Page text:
In a study published on April 25, 2022 in the Astrophysical Journal Supplement Series, astronomers analyzed archival spectroscopic and photometric data of 25 hot Jupiters, obtained with the NASA/ESA Hubble Space Telescope and NASA’s Spitzer Space Telescopes.
Hot Jupiters are gas giants that orbit close to their star, typically in less than 10 days.
While there are none in our Solar System, they are a commonly observed type of exoplanet.
“Our paper marks a turning point for the field: we are now moving from the characterization of individual exoplanet atmospheres to the characterization of atmospheric populations,” said Dr. Billy Edwards, an astronomer in the Department of Physics and Astronomy at University College London, CNRS, and the Université Paris-Saclay.
In the research, Dr. Edwards and colleagues used data from 600 hours of observations from Hubble, and 400 hours from Spitzer.
They combined two techniques: studying information from transits (where the planet passes in front of its star) and eclipses (when the planet passes behind its star).
They were able to determine trends and resolve questions about hot Jupiters that smaller studies have been unable to conclusively answer over many years.
Among the findings, the authors discovered that the night and day sides of hot Jupiters are very different, with temperatures plunging by hundreds of degrees centigrade from day to night (on average the researchers found a 1,000 K difference).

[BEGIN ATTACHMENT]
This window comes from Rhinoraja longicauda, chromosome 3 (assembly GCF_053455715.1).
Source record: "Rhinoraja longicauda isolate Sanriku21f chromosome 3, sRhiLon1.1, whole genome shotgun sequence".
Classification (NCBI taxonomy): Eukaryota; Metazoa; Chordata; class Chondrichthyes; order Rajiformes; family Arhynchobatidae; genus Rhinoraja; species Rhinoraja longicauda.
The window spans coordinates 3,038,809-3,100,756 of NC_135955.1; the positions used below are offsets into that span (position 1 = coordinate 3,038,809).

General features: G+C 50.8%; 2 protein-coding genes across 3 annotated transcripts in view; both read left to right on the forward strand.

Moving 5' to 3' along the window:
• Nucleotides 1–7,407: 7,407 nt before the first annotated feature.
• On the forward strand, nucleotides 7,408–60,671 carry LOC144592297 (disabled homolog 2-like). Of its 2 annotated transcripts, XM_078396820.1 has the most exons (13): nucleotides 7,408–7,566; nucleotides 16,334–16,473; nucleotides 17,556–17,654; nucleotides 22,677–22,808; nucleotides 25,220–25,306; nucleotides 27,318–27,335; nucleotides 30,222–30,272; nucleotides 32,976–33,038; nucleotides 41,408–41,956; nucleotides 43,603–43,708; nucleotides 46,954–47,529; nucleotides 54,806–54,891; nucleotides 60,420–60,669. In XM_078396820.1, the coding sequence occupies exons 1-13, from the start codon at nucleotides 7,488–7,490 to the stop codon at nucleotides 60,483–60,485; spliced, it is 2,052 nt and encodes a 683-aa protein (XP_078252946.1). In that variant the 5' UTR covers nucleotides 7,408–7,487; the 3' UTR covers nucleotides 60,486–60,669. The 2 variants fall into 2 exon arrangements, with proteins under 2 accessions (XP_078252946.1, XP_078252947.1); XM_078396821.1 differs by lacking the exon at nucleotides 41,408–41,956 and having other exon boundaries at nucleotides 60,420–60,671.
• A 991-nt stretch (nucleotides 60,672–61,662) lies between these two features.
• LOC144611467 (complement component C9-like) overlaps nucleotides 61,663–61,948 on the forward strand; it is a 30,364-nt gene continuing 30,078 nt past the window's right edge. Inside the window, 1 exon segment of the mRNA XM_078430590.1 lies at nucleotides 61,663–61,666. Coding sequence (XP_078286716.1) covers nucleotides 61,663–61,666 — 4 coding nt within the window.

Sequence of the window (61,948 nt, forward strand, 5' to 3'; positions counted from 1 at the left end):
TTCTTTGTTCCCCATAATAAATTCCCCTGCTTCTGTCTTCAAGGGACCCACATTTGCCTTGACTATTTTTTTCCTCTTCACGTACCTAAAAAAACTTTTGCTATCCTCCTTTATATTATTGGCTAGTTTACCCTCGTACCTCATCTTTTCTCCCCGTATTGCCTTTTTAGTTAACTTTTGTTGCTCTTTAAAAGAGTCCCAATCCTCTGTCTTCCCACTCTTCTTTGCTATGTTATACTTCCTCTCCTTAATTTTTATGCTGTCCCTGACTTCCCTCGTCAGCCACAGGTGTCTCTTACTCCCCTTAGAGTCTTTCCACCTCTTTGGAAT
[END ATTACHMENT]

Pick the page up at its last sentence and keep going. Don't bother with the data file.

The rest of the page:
They also found that many hot Jupiters had thermally inverted atmospheres, also known as stratospheres — that is, their upper atmospheres has temperatures that increase with altitude.
This appeared to be caused by the presence of metallic elements (titanium oxide, vanadium oxide and iron hydride) which absorbed the star’s light and thus heated up the atmosphere. This is a similar phenomenon as occurs on Earth via the ozone layer.
The researchers also confirmed that molecules were breaking apart in the hottest planets.
They found some planets had less water than expected, suggesting they formed in a different way to the more water-abundant planets.
They also detected more metals than predicted by models, meaning that those planets likely formed differently from what was previously thought.
“Many issues such as the origins of water on Earth, the formation of the Moon, and the different evolutionary histories of Earth and Mars, are still unsolved despite our ability to obtain in-situ measurements,” said Dr. Quentin Changeat, an astronomer in the Department of Physics and Astronomy at University College London.
“Large exoplanet population studies, such as the one we present here, aim at understanding those general processes.”
Q. Changeat et al. 2022. Five Key Exoplanet Questions Answered via the Analysis of 25 Hot-Jupiter Atmospheres in Eclipse. ApJS 260, 3; doi: 10.3847/1538-4365/ac5cc2
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